By Boxing Bob Newman
Sad to report that former IBF jr. middleweight champion Buster Drayton passed earlier this week on November 20th. Born Moses Buster Drayton on March 2, 1952, Drayton became a US Marine in 1972, earning the rank of Sergeant. While enlisted, Drayton became involved in boxing and decided to turn pro after returning to civilian life.
His debut was a foreshadowing of things to come as he was thrown in with hometown fighter Charles Carey in Virginia Beach, earning a four round draw. Drayton would learn his trade in the hardscrabble Philadelphia gyms, becoming a sparring partner for undisputed middleweight champion “Marvelous” Marvin Hagler. Drayton would win more than he lost, but continued to face tough opposition along the way in the likes of James “The Heat” Kinchen, future champs Sumbu Kalambay, Lindell Holmes and Duane Thomas.
In 1983 Drayton would shock the odds in stopping former U.S. Olympian Clint Jackson in two rounds on Jackson’s home turf. He would lose two straight to power puncher Mario Maldonado and future title challenger Fred Hutchins, then rebound by stopping respected Brits Jimmy Cable and Mark Kaylor on their home turf. By 1986, Drayton found himself in a main event dream match for the vacant IBF Jr. Middleweight title against former champion Carlos Santos. The unorthodox Drayton pressured the slick Santos over 15 rounds to win the title via majority decision and become the unlikeliest of champs.
Drayton would make two defenses- against former WBA champ Davey Moore and Frechman (via Morocco) Said Skouma, winning both by tenth round stoppages. One year after winning his belt, Drayton would travel to enemy territory yet again to face Power-punching Canadian Matthew Hilton in Montreal, Canada. Drayton would go down in the first round, only to come back valiantly, forcing the young Hilton to go the full 15-round distance in order to snatch the title. Drayton would get another crack at the title, this time against WBA champ Julian “The Hawk” Jackson, losing via KO3. In a 17-year career, Drayton would face 8 world champions, 2 Hall-of-Famers among them (Julian Jackson and Terry Norris), going 3-5.
During a 2011 card in Chester, PA, which saw several fights fall apart before showtime, a 59-year-old Drayton donned the gloves and head gear to take on young cruiserweight Chuck Mussachio in a 3-round exhibition after Mussachio’s opponent was ruled out. Drayton still lived up to his ring moniker as he proved to be “The Demon,” bedeviling his opponent with some slick moves! Drayton retired with a record of 40-15-1, 28 KOs. He had been battling cancer and diabetes and gave both a tough fight. R.I.P Champ.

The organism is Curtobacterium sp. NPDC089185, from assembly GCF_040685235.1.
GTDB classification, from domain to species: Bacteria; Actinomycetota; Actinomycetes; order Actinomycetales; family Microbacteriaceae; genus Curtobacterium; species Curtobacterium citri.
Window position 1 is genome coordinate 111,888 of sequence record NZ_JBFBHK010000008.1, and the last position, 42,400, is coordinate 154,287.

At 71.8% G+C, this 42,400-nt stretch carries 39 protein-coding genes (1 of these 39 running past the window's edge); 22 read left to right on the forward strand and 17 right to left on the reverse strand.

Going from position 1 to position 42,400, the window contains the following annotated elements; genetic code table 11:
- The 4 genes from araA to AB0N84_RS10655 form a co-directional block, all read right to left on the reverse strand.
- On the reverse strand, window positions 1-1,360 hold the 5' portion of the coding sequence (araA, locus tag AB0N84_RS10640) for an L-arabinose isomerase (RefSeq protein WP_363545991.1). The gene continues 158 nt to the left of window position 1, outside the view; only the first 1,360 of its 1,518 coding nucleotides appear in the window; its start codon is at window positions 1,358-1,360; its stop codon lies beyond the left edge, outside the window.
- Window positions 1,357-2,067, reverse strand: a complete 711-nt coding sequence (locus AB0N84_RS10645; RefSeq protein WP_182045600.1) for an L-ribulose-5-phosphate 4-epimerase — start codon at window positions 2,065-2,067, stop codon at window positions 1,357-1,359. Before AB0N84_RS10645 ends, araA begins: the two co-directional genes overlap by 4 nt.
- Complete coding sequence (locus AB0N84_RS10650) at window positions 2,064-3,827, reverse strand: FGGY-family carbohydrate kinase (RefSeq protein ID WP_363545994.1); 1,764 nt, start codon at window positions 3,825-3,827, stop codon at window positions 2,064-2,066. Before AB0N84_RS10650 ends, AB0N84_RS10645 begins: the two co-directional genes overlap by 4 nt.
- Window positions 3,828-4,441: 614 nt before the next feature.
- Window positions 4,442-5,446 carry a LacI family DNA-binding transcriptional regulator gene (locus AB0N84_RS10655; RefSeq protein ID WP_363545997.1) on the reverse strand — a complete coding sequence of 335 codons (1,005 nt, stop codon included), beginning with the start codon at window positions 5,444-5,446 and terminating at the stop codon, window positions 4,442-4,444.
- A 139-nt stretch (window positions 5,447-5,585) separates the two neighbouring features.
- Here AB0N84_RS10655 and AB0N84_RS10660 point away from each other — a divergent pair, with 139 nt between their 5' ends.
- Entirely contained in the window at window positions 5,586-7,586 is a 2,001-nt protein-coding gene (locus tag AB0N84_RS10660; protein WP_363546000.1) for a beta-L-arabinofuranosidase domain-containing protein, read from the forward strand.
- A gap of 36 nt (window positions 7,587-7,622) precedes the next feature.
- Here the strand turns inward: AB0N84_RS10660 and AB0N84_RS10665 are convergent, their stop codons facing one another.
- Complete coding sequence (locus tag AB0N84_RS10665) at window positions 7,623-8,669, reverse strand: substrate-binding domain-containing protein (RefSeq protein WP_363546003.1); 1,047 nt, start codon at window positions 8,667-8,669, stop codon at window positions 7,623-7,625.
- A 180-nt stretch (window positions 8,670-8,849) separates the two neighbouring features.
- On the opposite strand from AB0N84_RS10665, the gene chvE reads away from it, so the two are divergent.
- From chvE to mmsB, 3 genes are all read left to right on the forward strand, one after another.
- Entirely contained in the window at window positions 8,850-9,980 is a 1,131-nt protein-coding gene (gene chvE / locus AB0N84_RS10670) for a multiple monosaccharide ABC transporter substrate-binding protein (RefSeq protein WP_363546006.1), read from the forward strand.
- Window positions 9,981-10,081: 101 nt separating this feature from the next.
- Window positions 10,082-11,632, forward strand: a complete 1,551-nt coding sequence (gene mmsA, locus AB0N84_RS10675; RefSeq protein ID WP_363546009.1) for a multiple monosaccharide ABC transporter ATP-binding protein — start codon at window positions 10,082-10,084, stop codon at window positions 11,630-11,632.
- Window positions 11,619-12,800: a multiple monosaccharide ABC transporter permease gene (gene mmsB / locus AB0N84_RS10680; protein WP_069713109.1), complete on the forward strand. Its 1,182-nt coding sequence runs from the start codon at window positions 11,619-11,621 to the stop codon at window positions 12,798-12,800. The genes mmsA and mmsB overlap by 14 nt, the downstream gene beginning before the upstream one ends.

This is sad news. Very sorry to hear of the passing for Drayton, after battling cancer and diabetes. Buster Drayton was a tough fighter from Philly, and he endured wars against some of the toughest warriors in the world throughout his career. I will never forget his knockout of Clint Jackson, another tough and talented fighter. It took beasts to beat Dayton and he took them all to hell. He was a great man. May this proud warrior Rest In Peace and as a long-time Boxing fan, I must express my deepest condolences to his family for this great loss.
More sh*t news 🙁
Was just watching Buster demolish Cable and Kaylor just last week
The Hilton fight is a forgotten classic imho. An absolute epic and Drayton was facing a peak Hilton in that fight too.
His ko loss to Jackson is highlight reel stuff, with Drayton fearlessly trading with Jackson right up to the stoppage.
Condolences to Buster’s Family
I remember when I met Buster in Marvin Hagler’s training camp. He was a fun person to be around and always had you laughing at something. RIP Champ
Miss fighters like Drayton and 80’s boxing in general. Fighters who fought anyone. He took on all comers. RIp champ!!
Much respect for the ex champ! He did what many didn’t ! I was very fortunate to see him on live tv back in the 80’s
Another star of the 1980’s golden era dwindles. Thank you Buster and God bless…..
Many do not know. Marvelous is Marv’s first name. Therefore, no quotes needed. Coach Hilario Brockton MA USA.
Our prayers go out for the Champ to rest in peace and to comfort his family. he was a real
fighter and a nice guy!
Very saddened to hear this. I loved watching this guy fight. Tough as nails and fearless, he was exactly what boxing needs today.
Humble human, may he rest in peace and may God comfort his family and loved ones.
Rest in peace champ. A fighter from another era where unlike the Jones and Mayweather era Buster could not pick his opponents or venue or refs or judges. Reminded me of Ralph Tiger Jones.
Drayton’s battle with Matthew Hilton was a war, voted fight of the year in ’87, and was one of the best fights of that decade. If I’m not mistaken, it was one of the last IBF title fights to go fifteen rounds. Rest In Power, Champ.
A real fighter. Rest in Peace Champ.